Normcore Is Over, Health Goths Just Hit the Mainstream

From Wang to Lang, sportswear takes a dark turn for Spring

Jazzeppi Zanaughti for (Photo by Jazzeppi Zanaughti)

Jazzeppi Zanaughti for (Photo by Jazzeppi Zanaughti)

What exactly is a health goth? Initially created for those with a love of fitness and goth street fashion, it has evolved into something much bigger, a culture of sorts, with websites, blogs, Facebook pages, stores, and brands dedicated to keeping up a gothic, sportswear chic aesthetic. Think Alexander Wang for H&M or adidas and nike, selected pieces from Helmut Lang, Rick Owens and large shoes.

The average health goth has become somewhat easy to spot, typically dressed in head to toe black, wielding some sort of sports brand, perhaps dark makeup, a pentagram or a choker, and so on. Featuring black eye make up, multiple piercings, shavings and tattoos, health goths rock a look halfway between fitness and the dark side of punk. 

Along with relatives, normcore and seapunk, health goth has brought about a resurgence in sportswear street style, perhaps the reason why that pair of Adidas classic pants every varsity soccer player owned in high school can be seen all around the city. New Balance sneakers are suddenly cool again and Nike online sales jumped 70 percent during the Summer Quarter of 2014.

Since its inception in April 2013—when, according to Complex, two Portland musicians launched the first health goth Facebook page— designers have begun cashing in on the clothing trend.

 A model walks the runway at the Alexander Wang X HM, donning sports inspired headgear (Photo by Randy Brooke/Getty Images Entertainment)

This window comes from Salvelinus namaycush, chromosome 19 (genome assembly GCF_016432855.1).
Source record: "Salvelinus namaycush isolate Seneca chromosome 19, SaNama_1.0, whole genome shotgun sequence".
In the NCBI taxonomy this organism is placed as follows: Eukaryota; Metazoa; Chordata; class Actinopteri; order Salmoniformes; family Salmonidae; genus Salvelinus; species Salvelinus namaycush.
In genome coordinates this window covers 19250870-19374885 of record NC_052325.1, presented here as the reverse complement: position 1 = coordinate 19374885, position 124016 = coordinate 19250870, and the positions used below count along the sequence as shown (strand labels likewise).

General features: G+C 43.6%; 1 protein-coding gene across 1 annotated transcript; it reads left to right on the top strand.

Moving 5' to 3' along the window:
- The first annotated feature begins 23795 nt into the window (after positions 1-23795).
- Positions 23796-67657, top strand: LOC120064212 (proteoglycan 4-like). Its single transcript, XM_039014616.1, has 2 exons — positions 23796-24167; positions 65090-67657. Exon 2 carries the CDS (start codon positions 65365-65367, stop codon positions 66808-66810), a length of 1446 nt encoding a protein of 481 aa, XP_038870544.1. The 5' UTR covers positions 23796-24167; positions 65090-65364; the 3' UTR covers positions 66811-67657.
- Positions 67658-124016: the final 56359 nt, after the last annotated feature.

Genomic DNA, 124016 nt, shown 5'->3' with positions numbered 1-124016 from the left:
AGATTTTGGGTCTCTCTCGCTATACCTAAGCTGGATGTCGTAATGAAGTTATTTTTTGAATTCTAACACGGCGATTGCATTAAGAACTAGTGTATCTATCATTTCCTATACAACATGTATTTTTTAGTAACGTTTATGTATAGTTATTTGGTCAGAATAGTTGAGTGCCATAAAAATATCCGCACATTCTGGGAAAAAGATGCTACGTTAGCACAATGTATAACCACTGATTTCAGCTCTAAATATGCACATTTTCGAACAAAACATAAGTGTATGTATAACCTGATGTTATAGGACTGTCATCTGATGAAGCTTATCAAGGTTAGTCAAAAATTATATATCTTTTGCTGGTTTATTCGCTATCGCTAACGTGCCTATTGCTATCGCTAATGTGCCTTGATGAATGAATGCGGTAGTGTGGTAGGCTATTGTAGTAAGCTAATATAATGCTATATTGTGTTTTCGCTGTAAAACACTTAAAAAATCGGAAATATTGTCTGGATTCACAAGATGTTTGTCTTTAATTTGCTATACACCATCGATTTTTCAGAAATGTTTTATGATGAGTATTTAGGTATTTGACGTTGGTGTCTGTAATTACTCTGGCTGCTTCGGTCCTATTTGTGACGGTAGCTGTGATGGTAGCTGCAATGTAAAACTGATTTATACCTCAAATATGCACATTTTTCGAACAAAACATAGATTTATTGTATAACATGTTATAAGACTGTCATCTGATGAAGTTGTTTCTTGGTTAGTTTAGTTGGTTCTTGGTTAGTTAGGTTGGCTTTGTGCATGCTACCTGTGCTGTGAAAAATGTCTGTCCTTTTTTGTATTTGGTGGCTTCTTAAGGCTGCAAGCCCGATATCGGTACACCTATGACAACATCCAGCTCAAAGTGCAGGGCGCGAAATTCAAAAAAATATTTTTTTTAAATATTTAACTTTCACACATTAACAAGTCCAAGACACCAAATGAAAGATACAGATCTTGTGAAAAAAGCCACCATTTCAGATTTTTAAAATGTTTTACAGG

A model walks the runway at the Alexander Wang X HM premiere, donning sports inspired collection, headgear and all. (Photo by Randy Brooke/Getty Images Entertainment)

In November 2014, Alexander Wang released an entire unisex line with HM dedicated to the sportswear chic trend. Mr. Wang became the first popular designer to fully embrace the underwear-shaped lines, artificial fabrics, cut-outs and lean torsos.  Most critics of the highly anticipated line felt that it was too sporty, something health goths are praising. Along with AW, health goth fashion lines include Whatever 21 (a health goth play on Forever 21) and British menswear brand Cottweiler.

However, those who are apart of the “sub-culture” insist it’s more than a fashion trend, it’s a lifestyle. Take Johnny Love for example. A DJ based in Chicago, Mr. Love is the self-proclaimed creator of the health goth movement, or as he puts it, the one who “[brought] the entire thing into public consciousness.”

After years of touring and an unhealthy lifestyle, including a love for “drinking whiskey and eating burritos,” Mr. Love was inspired to undergo a physical transformation.

Mr. Love and a group of fellow "health goths" gather together for a group photo. (Photo by Joseph Brunk)

Mr. Love and a group of fellow “health goths” gather together for a group photo. (Photo by Joseph Brunk)

Due to his dual love of fitness and the ‘gothy’ aesthetic (including his love for dark, heavy metal music and clothing), in an interview with the Observer, MrLove said, “it all came together naturally.”

Mr. Love formally made his blog,, in July of 2014. Fast forward to today, Love has a small clothing line, offers fitness services specifically for health goths in Chicago,  expects much more in 2015—including nutrition supplements and workout videos— and lives by his online #HealthGoth Fitness Bible.

Mr. Love is adamant that those who wish to dress the part of a health goth must live by its lifestyle too. “Health goth is about transforming yourself,” Mr. Love said. “Not collecting more ‘things.’”

If 2014 was the beginning of “Athleisure,” it’s likely 2015 will be the year of Health Goth.